The chaos in Ferguson, Mo., has presented the American public with a powder keg of racial tension that feels outdated in the 21st century but is no less depressingly real. As arguments go back and forth over who was in the right, who is the victim and where lie the boundaries of responsibility, it is easy to lose sight of the positive stories that inspire and uplift.
Enter the Little League World Series, where not one but two urban-based teams with diverse makeups have taken the nation by storm. On Thursday night, a team from Chicago's South Side defeated another from Center City Philadelphia, to advance to Saturday's U.S. Championship game (3:30 p.m. ET, ABC) at Lamade Stadium in South Williamsport, Pa.
Each team's success comes at a pivotal time for the national pastime in general. There has been no shortage of hand-wringing over the decline of African-American baseball players in the major leagues. After reaching a peak of 18.7% in 1981, African-American players made up only 8.3% of the players on Opening Day rosters in April. In the NFL, that number is closer to 66% and in the NBA it is more than 76%.
None of this is meant as an indictment of Major League Baseball, which last year installed a 17-member task force to look into the alarming trend. Plenty of factors come into play that affect the makeup of rosters in professional sports leagues. Though major league teams maintain multiple training facilities across Latin America, there has been a renewed effort to develop talent right here in the United States. The RBI program, or Reviving Baseball in Inner Cities, has more than 260,000 participants in the United States and Latin America, including girls' softball programs. Current MLB stars that participated in the RBI program as kids include CC Sabathia, Carl Crawford, Justin Upton and B.J. Upton, with another 200 RBI alums drafted since the program's inception.
It is not accurate, Bandura said, that African-Americans lack an interest in baseball, find it too slow and prefer basketball and football because they provide more ready access to scholarships and professional careers.
"Kids are all the same," said Bandura, who has coached Davis, Philadelphia's star pitcher, since she was 7. "If you give them something to do that they like, they're going to keep doing it. There just aren't enough quality, structured programs in our inner cities."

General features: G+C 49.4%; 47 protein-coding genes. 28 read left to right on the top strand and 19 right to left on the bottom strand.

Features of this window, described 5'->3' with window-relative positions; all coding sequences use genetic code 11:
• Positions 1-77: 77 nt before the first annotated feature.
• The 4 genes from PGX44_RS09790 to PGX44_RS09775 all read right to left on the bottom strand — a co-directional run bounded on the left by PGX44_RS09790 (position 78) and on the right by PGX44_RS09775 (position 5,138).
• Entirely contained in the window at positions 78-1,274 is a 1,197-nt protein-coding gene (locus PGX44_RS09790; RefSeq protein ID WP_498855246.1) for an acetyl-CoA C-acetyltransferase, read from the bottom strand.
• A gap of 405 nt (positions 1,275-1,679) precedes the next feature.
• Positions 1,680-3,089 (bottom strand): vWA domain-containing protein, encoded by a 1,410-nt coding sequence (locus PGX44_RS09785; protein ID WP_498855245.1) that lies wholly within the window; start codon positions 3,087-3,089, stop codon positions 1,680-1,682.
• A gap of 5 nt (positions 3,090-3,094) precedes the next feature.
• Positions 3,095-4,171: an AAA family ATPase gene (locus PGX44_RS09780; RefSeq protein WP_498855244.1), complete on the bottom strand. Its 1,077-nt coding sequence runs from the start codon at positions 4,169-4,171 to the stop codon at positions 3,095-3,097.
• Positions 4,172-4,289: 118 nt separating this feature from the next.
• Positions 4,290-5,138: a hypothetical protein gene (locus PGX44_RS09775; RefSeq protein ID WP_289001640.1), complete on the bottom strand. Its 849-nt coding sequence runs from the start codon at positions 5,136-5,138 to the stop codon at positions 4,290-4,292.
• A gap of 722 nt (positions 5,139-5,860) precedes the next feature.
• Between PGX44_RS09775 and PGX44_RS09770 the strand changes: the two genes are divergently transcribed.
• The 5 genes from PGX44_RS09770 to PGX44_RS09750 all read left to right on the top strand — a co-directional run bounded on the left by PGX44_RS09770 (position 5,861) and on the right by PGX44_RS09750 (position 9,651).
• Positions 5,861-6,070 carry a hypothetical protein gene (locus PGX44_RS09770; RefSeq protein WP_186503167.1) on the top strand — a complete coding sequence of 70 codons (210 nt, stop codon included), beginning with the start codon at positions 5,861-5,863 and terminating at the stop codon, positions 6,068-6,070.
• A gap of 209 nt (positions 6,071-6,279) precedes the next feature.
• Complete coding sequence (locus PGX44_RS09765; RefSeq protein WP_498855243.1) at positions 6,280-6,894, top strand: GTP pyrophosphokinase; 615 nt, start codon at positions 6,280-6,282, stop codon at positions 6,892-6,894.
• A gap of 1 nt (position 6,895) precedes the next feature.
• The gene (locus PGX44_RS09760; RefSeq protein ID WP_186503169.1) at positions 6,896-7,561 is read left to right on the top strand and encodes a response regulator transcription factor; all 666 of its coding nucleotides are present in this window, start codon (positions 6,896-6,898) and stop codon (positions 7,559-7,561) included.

Suburban children often begin playing at 5 years old, participate in 50 to 100 games a year on travel teams and train year-round, Bandura said; urban players often start at 10 or 12 and have little opportunity to travel or to train in the off-season. Currently, Bandura said, most urban youths have "zero chance" of competing with suburban players.
In 1999, Little League started an urban initiative that it says has created 200 leagues in 90 cities and has given 52,000 children a chance to play baseball. Major League Baseball has also implemented a number of initiatives.
But grassroots programs can only do so much, particuarly at a time when baseball is having trouble capturing the attention of younger fans. (Consider the average viewer of last year's World Series was 54.4 years old, according to the Wall Street Journal, up from 49.9 in 2009.)
Perhaps the highly visible success of inner-city teams can succeed where MLB's outreach initiatives have failed. After all, we all know the name Mo'ne Davis, the 13-year-old flamethrower from Philadelphia's Taney Youth Baseball Association who became the youngest ever Sports Illustrated cover subject on Tuesday. We've also been introduced to Josh Houston and company from Chicago's Jackie Robinson West Little League.
That damning 8.3% figure is far too low, but Major League Baseball is working hard to be more inclusive on the field. With the kids from Philadelphia and Chicago showing race — and gender, in the case of Davis — doesn't matter as much as we think. Maybe these kids can teach us all something after all.